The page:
I had a psych-ward-style breakdown this past December 2nd.
The rape happened on that date in 2012.
That’s given me eight years to get over it.
And I’m not over it at all.
My therapist helpfully pointed out that I was drunk for six of those eight years—implying that, perhaps, the healing will come in my recently-earned sobriety. Still, it’s disheartening to still be breaking down a full eight years later.
I was put on a safety plan. I couldn’t self harm. I had to feed myself. I had to shower and change my clothes each day. I was to call my therapist or 911 or go to my nearest emergency room if at any time I felt unsafe with myself. I was only tasked with doing the minimum to get by, the minimum to keep me out of a hospital. But the minimum felt monumental. Needless to say, I got behind at work.
Three days later, when I returned to therapy, I was on track with my safety plan. I wasn’t quite in a good way, yet, but I was getting there. In the three weeks since then, I’ve been picking up the pieces. I’m not in a hospital. That’s a success, of sorts. I’m not to my full functioning yet, but, by doing the next right thing, and by following the light at my feet—my two mantras—I’m getting there. I’m in a time crunch to get there too: I recently received a promotion at work, which takes effect next month. I’ve got to get it together. The pressure is on. I’m committed. Next month, I will be working two jobs, on top of my weekly 14 hours of intensive outpatient.
There is no statute of limitations for rape in the State of New York. That feels like both a blessing and a curse. I can heal on my own timeline; I can make decisions on my own timeline. But the thought of pressing charges also may never leave me, may never go to rest. It’s weighed heavily on me for some time now. Will it always weigh on me with such acuity?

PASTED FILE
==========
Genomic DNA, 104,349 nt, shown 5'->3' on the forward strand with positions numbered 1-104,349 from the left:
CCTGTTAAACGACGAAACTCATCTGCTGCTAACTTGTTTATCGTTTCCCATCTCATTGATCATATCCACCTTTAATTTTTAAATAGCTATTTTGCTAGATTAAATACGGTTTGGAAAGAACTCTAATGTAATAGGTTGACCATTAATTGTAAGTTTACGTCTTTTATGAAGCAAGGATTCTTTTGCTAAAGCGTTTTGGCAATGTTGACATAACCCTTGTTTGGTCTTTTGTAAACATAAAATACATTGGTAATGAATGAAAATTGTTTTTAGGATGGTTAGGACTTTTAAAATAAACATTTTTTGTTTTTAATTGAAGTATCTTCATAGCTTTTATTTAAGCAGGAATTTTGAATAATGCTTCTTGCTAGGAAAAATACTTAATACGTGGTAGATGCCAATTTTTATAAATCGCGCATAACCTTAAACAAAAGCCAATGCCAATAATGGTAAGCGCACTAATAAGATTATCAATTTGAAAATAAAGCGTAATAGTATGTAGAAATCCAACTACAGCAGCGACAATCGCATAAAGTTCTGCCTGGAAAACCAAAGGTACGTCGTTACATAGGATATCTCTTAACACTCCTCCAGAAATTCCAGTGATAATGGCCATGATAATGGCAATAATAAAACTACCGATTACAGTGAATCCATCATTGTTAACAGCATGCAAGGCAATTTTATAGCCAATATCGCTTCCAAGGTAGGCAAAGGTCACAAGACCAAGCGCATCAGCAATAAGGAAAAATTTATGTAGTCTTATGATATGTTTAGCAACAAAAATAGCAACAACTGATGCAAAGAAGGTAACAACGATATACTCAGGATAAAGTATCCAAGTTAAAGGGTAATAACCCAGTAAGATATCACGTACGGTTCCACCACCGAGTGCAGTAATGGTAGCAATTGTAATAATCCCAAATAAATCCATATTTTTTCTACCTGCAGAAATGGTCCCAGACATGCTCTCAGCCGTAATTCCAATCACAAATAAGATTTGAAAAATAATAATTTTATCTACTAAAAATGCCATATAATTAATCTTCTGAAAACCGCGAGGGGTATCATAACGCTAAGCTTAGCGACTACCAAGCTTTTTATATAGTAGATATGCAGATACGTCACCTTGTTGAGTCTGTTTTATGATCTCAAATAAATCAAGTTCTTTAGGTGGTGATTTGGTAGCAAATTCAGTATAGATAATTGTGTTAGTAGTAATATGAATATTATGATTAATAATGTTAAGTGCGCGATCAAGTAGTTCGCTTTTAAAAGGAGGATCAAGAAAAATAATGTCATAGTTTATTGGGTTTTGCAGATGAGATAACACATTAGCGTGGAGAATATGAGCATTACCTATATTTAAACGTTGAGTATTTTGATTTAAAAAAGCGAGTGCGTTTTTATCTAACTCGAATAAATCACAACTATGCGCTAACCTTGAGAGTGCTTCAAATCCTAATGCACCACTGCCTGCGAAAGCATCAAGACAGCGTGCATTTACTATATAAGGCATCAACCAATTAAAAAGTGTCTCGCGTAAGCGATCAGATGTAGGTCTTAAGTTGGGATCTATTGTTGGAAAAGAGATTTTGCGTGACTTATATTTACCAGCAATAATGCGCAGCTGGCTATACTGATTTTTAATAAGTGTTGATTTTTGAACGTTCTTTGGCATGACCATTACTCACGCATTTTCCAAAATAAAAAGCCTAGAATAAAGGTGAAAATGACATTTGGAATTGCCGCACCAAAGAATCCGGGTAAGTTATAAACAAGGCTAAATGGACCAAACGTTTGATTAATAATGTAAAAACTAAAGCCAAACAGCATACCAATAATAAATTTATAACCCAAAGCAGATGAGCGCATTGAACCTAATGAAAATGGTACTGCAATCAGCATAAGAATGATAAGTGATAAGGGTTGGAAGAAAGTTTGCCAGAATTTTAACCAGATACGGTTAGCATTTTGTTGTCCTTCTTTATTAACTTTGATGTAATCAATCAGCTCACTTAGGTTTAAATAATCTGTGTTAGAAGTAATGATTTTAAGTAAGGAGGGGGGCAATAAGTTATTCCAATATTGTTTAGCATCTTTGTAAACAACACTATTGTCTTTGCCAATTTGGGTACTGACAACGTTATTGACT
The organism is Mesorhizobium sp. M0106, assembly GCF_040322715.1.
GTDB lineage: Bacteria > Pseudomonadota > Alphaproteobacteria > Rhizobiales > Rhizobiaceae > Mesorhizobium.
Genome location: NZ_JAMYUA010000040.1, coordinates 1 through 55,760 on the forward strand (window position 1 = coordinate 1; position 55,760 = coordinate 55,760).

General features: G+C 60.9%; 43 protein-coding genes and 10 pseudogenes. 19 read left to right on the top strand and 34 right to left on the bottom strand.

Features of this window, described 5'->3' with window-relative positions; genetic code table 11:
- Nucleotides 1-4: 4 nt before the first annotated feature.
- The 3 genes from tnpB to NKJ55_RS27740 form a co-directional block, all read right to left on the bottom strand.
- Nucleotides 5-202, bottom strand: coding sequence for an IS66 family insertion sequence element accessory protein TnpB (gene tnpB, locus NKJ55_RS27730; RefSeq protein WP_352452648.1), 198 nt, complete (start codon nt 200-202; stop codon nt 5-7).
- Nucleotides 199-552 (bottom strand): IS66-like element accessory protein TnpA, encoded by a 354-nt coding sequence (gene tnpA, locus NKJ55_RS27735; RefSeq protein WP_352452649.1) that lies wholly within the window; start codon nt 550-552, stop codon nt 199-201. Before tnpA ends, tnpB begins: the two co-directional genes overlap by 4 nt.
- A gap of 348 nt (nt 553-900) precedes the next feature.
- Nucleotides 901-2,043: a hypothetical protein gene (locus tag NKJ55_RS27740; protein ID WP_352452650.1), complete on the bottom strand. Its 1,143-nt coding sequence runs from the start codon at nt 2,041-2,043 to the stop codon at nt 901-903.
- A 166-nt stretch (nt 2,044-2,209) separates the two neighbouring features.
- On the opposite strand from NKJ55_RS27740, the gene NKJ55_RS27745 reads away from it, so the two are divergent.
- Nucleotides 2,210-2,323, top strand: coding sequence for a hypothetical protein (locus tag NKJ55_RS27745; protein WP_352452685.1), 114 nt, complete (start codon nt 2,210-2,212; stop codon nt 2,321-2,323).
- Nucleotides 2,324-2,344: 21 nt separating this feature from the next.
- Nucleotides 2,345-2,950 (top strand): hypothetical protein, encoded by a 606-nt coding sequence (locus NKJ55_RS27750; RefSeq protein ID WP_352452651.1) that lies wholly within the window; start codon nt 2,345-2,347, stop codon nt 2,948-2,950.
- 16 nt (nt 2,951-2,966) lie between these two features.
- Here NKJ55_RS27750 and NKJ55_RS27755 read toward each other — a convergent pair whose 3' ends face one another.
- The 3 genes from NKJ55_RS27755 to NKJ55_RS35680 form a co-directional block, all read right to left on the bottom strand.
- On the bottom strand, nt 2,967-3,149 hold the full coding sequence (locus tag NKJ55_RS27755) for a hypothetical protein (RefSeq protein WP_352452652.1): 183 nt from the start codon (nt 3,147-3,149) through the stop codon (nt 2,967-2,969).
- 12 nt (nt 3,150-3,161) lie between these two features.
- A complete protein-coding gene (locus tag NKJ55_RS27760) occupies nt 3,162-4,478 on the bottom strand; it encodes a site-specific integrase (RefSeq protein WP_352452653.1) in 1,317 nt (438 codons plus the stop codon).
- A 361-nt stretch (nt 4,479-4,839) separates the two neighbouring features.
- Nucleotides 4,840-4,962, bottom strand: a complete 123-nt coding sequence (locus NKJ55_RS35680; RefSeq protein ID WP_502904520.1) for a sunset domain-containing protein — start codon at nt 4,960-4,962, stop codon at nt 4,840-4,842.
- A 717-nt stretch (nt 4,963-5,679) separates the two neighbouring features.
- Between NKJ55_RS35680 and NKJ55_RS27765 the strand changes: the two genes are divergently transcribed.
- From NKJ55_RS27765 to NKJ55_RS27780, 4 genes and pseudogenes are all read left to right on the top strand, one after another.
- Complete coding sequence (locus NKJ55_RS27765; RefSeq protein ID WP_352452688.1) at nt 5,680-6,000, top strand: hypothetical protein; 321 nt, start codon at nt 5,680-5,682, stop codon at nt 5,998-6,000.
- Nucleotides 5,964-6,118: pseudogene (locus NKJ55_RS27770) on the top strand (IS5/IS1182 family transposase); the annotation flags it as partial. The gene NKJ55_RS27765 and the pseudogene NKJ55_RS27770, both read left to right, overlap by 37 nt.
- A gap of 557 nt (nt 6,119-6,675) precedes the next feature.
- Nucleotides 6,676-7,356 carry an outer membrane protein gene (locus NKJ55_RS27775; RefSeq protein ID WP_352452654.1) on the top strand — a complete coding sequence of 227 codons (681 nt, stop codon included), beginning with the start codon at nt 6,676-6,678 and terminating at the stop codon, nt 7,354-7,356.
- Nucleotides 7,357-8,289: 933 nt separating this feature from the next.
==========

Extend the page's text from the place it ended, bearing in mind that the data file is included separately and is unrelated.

The first three years I did not press charges because it was out of sight, out of mind—sort of. I didn’t call it rape. I didn’t think about it on a conscious level. But I rapidly declined after that night, diving into the depths of anorexia and alcohol abuse like never before.
It wasn’t until one evening when I was choosing an outfit for a double date with my then-girlfriend, and our friend her fiancé that the reality of what had happened that night came crashing down on me with full force. Among my options was a favorite dress, one that always won me compliments—and as I considered it, I realized that it was the dress I’d worn that December 2nd. The dress that he’d stripped me of, as I struggled to keep it on. Here, now, in my writing process, is where I freeze up. Here is where words escape me.
That was the first time I had a flashback to that night. I didn’t know whether anything objectively wrong had happened, had been done to me, but suddenly I was reliving the terror of that night and re-experiencing that moment of being stripped naked all over again.
I chose a different dress and bought two pints of vodka on my way to the train station.
My legs gave a block from the restaurant where we were supposed to meet for Harry Potter Trivia (which I always lose, by the way). Not because I was too drunk to walk—but because the memories were so overwhelming they rendered me paralyzed. I sat down on a busy sidewalk in Manhattan and sobbed. Passersby stopped and asked if they could help in any way. I told them that my father was ill, which was true.
After some time that way, I composed myself and texted my girlfriend an apology for running so late. I said that I needed a hug.
But when I arrived, trivia was over, dinner was over, and she did not want to give me a hug. Not only had I missed our double-date entirely; I had shown up drunk.